I arrived to Sudborough Green Lodge early, as I was unsure how long it would take to drive and remembered thinking it was a beautiful spot. It was a sunny and mild summer day. Once arrived and having shared cups of tea, I introduced myself to the students by showing them some examples of my work – they seemed particularly interested in the cast bronze objects, asking questions about how the work was made.
I wanted to include the outdoor space in the session, even if it was only in a small way initially, so we started by collecting plants and flowers from around the cottage.
In the morning we used a small tabletop press to make monoprints. Each student had a plastic plate, which they inked with a roller, and then placed collected scrap material and plants on top to create different compositions. This meant the backgrounds were various colours, and the materials and plants blocked out the ink and created white silhouettes of their shape. The students developed this by making further prints from the residue or ghosts left on the printing plate or by using a clean plate to print the reverse of the plants to create delicate results.
Towards lunchtime student attention was starting to wander so in the afternoon we took the printmaking outside, using a silkscreen to create a variety of monoprints. Reinvigorated participants experimented with blending and marbling the colours and using paper-cut stencils to create bold imagery. This type of printmaking can produce some unexpected and unplanned outcomes and is quite a direct way of experimenting with printmaking.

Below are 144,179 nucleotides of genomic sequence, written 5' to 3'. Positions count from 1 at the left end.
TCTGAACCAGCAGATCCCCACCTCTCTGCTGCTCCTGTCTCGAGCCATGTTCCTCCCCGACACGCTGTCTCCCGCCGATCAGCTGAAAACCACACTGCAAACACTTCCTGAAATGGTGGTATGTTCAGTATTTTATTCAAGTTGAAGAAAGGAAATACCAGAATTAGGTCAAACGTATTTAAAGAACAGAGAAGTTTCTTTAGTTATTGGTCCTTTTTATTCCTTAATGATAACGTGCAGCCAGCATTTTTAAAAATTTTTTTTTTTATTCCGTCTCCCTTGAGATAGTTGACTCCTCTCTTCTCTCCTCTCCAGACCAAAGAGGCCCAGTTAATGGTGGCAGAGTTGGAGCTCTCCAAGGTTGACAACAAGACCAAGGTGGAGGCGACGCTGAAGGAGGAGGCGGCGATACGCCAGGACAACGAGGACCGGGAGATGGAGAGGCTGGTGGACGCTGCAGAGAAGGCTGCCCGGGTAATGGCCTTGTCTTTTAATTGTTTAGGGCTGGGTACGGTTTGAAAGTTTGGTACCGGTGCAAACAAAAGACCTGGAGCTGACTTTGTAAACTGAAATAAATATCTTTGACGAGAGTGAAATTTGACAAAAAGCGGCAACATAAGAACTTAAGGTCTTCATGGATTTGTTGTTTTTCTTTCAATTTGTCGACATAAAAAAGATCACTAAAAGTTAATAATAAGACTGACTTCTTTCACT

The students were great fun to work with. They had lots of energy and responded to the printmaking so positively that we had to hang all the prints up on a washing line to dry.
It was so liberating to be outside, printmaking in the sunshine, feeling the summer warmth on our skins, fully engrossed in pushing the limits of monoprinting and working quickly before the ink dried.
One student who typically suffered daily from extreme bouts of low confidence, anxiety and lack of self-worth, spent hours immersed in colour, shapes and experimental processes, carefully positioning stencils and choosing colours.
One of his prints perhaps unconsciously expressed the warmth of the summer sun, with its glowing orange and yellow shapes matching the unfamiliar glow and smile on his face.
More recently, Special Educational Needs researchers from University of Northampton have begun investigating the positive impact of our Alternative Provision programme, finding:
• The environment itself is an essential part of the experience for the young people. They outlined that it was a place where they felt comfortable, a peaceful place that was “not-hectic”. The young people regarded the natural aspect of the setting highly, helping them to feel calm indicating the environment helps them to regulate their emotions.
• From an emotional perspective the young people create a deep connection to the place, experiencing freedom, a reduction in pressures and enjoyment whilst on the programme. It appears the young people develop a strong sense of belonging, feelings of being valued and develop their sense of self worth through taking part in the programme.
The print in question remains on our office wall. A reminder to us of the power of the arts, the outdoors, and their ability to heal.